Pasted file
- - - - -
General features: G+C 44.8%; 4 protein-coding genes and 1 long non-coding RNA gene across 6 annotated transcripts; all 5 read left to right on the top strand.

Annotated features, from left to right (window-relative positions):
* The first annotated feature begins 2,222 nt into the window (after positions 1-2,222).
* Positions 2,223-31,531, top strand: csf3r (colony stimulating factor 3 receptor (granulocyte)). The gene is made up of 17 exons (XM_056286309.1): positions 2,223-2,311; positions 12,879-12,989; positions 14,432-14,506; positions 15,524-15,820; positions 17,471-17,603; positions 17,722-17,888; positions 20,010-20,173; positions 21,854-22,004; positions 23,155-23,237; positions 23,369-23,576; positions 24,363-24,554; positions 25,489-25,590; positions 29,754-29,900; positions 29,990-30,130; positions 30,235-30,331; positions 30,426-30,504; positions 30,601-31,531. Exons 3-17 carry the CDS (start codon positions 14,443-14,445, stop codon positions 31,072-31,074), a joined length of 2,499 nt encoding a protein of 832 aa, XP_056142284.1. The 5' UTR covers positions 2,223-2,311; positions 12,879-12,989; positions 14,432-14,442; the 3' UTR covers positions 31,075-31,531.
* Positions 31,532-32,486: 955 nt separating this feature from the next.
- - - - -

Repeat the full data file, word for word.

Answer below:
General features: G+C 44.8%; 4 protein-coding genes and 1 long non-coding RNA gene across 6 annotated transcripts; all 5 read left to right on the top strand.

Annotated features, from left to right (window-relative positions):
* The first annotated feature begins 2,222 nt into the window (after positions 1-2,222).
* Positions 2,223-31,531, top strand: csf3r (colony stimulating factor 3 receptor (granulocyte)). The gene is made up of 17 exons (XM_056286309.1): positions 2,223-2,311; positions 12,879-12,989; positions 14,432-14,506; positions 15,524-15,820; positions 17,471-17,603; positions 17,722-17,888; positions 20,010-20,173; positions 21,854-22,004; positions 23,155-23,237; positions 23,369-23,576; positions 24,363-24,554; positions 25,489-25,590; positions 29,754-29,900; positions 29,990-30,130; positions 30,235-30,331; positions 30,426-30,504; positions 30,601-31,531. Exons 3-17 carry the CDS (start codon positions 14,443-14,445, stop codon positions 31,072-31,074), a joined length of 2,499 nt encoding a protein of 832 aa, XP_056142284.1. The 5' UTR covers positions 2,223-2,311; positions 12,879-12,989; positions 14,432-14,442; the 3' UTR covers positions 31,075-31,531.
* Positions 31,532-32,486: 955 nt separating this feature from the next.